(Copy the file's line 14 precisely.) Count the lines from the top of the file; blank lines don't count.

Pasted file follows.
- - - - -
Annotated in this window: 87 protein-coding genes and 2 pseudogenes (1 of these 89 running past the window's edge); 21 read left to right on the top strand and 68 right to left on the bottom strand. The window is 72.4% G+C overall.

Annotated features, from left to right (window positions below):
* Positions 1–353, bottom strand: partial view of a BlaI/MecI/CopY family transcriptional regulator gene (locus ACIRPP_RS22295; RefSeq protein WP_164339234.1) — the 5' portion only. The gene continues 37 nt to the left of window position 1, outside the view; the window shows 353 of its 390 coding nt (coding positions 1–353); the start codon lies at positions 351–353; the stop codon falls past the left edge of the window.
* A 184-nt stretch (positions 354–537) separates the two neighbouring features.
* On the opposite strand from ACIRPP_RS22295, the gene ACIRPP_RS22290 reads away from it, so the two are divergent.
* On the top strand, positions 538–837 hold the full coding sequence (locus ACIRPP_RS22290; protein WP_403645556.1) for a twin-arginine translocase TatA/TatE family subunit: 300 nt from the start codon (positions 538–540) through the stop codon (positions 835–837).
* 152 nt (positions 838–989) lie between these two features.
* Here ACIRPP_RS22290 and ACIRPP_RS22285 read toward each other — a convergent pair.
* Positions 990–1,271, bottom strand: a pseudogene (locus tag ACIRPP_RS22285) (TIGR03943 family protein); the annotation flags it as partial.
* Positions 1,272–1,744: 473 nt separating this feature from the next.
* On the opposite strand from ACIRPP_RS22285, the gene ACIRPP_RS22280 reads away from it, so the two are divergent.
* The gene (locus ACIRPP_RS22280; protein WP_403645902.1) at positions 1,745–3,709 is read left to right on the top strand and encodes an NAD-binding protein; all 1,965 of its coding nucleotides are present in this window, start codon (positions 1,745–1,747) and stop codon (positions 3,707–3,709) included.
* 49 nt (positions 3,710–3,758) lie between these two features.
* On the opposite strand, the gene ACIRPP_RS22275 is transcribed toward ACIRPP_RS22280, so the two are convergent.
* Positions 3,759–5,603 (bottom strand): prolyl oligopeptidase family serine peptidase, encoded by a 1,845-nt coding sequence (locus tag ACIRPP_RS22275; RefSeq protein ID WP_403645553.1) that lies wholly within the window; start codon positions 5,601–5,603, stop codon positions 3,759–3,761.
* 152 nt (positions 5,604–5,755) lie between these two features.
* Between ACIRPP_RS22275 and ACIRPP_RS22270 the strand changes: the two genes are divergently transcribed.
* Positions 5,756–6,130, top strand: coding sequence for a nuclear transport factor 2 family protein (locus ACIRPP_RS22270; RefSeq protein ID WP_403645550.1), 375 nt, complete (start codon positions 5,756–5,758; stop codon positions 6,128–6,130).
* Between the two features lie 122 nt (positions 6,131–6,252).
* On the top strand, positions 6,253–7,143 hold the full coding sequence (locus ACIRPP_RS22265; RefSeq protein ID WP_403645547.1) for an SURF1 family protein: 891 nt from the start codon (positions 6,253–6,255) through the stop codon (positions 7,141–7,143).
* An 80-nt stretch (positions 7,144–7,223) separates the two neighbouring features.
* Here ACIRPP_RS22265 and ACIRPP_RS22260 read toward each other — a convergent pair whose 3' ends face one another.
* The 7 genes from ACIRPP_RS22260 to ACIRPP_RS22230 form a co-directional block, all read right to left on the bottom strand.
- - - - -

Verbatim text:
* On the opposite strand, the gene ACIRPP_RS22275 is transcribed toward ACIRPP_RS22280, so the two are convergent.